Take the BS out of IBS
It’s IBS Awareness Month this April, and for sufferers IBS can be debilitating. You may feel that you will never recover, with no clue where to start or confused about conflicting advice. Symptoms can vary from person to person but we’ve tried to simplify it as much as possible by asking Kym Lang, nutritionist for Enterosgel, to separate fact from fiction…
Stress and anxiety can cause IBS – FACT
The cause of IBS can be complex, from food intolerances to genetics. But a significant period of stress, like financial troubles, can contribute. Plus, there’s a strong neural link between your brain and gut, so ongoing anxiety and worry can also cause digestive chaos – often manifesting as abdominal pain and diarrhoea. Just think about how you get butterflies in your stomach when you’re nervous, or your stomach churns when you are worried about something. Slow life down a bit and prioritise your mental wellbeing. Positive lifestyle changes like exercise, mindfulness or yoga can have great effect on your digestion and your mood, especially if you build them in regularly to your life.
Certain foods and drinks can trigger IBS – FACT
Caffeine stimulates the gastro-colic reflex, explaining that urgency after your morning coffee; alcohol and spicy food often have similar effects. Gluten gets a bad rap, but researchers think fermentable carbohydrates are more significant for IBS sufferers. Found in milk, wheat and some fruit and vegetables, including apples and garlic, FODMAPs attract water and create excess gas in the gut, causing stomach sensitivity. Reduce suspected trigger foods and then slowly reintroduce them one at a time to find your personal tolerance, so you don’t cut out foods if you don’t have to.
You can get tested for IBS – MYTH
IBS can be difficult to diagnose. Medical experts think that IBS sufferers have increased gut sensitivity or altered digestive function, but there are rarely physical signs. Your GP will ask about your symptoms, how often you experience them and at what times. Take along some notes, so you don’t forget any important information. There is no test for IBS, but this doesn’t mean it’s all in your mind. Alongside understanding your symptoms your GP will be looking for health conditions to rule out. He might feel your abdomen for lumps or swelling, or refer you for a blood test to rule out coeliac disease. It’s important not to self-diagnose. It may be helpful to track your symptoms (i.e. number of stools) for a couple of weeks before visiting the GP or gastroenterologist, as this could help them to establish the next steps towards the correct diagnosis.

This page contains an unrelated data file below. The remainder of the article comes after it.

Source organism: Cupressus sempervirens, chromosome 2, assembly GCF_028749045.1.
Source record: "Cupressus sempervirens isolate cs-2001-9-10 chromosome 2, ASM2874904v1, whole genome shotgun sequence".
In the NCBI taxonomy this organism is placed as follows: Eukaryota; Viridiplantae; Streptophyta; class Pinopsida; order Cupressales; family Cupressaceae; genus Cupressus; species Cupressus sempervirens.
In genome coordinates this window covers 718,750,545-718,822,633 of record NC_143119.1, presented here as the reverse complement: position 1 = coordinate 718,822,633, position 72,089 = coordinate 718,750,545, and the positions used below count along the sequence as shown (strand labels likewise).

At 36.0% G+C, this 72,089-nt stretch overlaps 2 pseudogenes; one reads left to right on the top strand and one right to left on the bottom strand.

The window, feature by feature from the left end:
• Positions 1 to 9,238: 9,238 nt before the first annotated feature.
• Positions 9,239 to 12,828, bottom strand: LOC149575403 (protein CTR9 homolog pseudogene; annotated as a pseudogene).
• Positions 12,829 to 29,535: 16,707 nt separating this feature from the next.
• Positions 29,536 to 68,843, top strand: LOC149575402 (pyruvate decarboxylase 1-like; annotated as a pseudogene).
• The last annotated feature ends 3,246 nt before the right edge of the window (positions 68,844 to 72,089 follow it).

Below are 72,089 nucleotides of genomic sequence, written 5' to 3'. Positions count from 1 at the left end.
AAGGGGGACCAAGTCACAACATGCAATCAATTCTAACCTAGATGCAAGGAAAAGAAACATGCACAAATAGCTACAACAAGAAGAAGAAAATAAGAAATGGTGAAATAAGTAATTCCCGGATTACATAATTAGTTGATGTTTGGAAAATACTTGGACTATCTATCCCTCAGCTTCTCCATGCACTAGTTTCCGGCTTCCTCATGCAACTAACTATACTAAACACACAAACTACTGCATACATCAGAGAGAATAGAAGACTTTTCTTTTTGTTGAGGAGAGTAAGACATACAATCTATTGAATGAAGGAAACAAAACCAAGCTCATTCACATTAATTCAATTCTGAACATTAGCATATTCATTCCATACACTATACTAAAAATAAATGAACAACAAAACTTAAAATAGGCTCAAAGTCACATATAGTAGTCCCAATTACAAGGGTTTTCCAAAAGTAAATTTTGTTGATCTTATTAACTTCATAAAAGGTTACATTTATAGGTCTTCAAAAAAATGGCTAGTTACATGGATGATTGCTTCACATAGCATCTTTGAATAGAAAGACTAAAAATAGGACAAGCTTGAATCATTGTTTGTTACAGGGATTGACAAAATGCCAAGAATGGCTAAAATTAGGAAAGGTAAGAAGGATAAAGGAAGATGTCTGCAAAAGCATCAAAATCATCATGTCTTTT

IBS symptoms are the same for everyone – MYTH
There are hallmark symptoms of IBS: regular abdominal pain or discomfort and a change in bowel habit, for instance chronic diarrhoea or frequent constipation. But what really makes IBS diagnosis and management difficult is its unpredictability and other symptoms that vary from person to person – from bloating and swallowing problems to backache and nausea. While you might feel worse after eating spicy or fatty food, but your colleague could have symptoms for months without any idea of the trigger. Knowing your personal symptoms important, as is flagging any changes to your doctor.
There is no treatment for IBS – MYTH
For some people, IBS can be life-long. Others may experience digestive problems during a period of extreme stress, and then recover. Either way, IBS can make daily life difficult, increasing your digestive discomfort. But there are ways you can take control of your symptoms. Small changes to your diet can be very effective, especially when they take into account your lifestyle, the cause of your symptoms and how you react to different foods. If you suffer from IBS-D, diarrhoea prominent IBS, a 20-Day treatment course of Enterosgel, an organic intestinal adsorbent could make a big difference.
IBS can lead to more serious digestive conditions – MYTH
There are similarities between IBS and more serious health issues like coeliac disease, inflammatory bowel disease or cancer. It’s important to see your GP straight away if you spot blood in your stool, a warning sign. But IBS is not dangerous, and there’s no link to developing further bowel problems. If you’ve made ongoing changes to your diet to manage IBS, like reducing fibre, that can have long-term effects on your health. Fibre helps reduce the risk of bowel cancer, so make sure you get enough – if wheat causes irritation, try spelt sourdough bread, brown rice and root vegetables.
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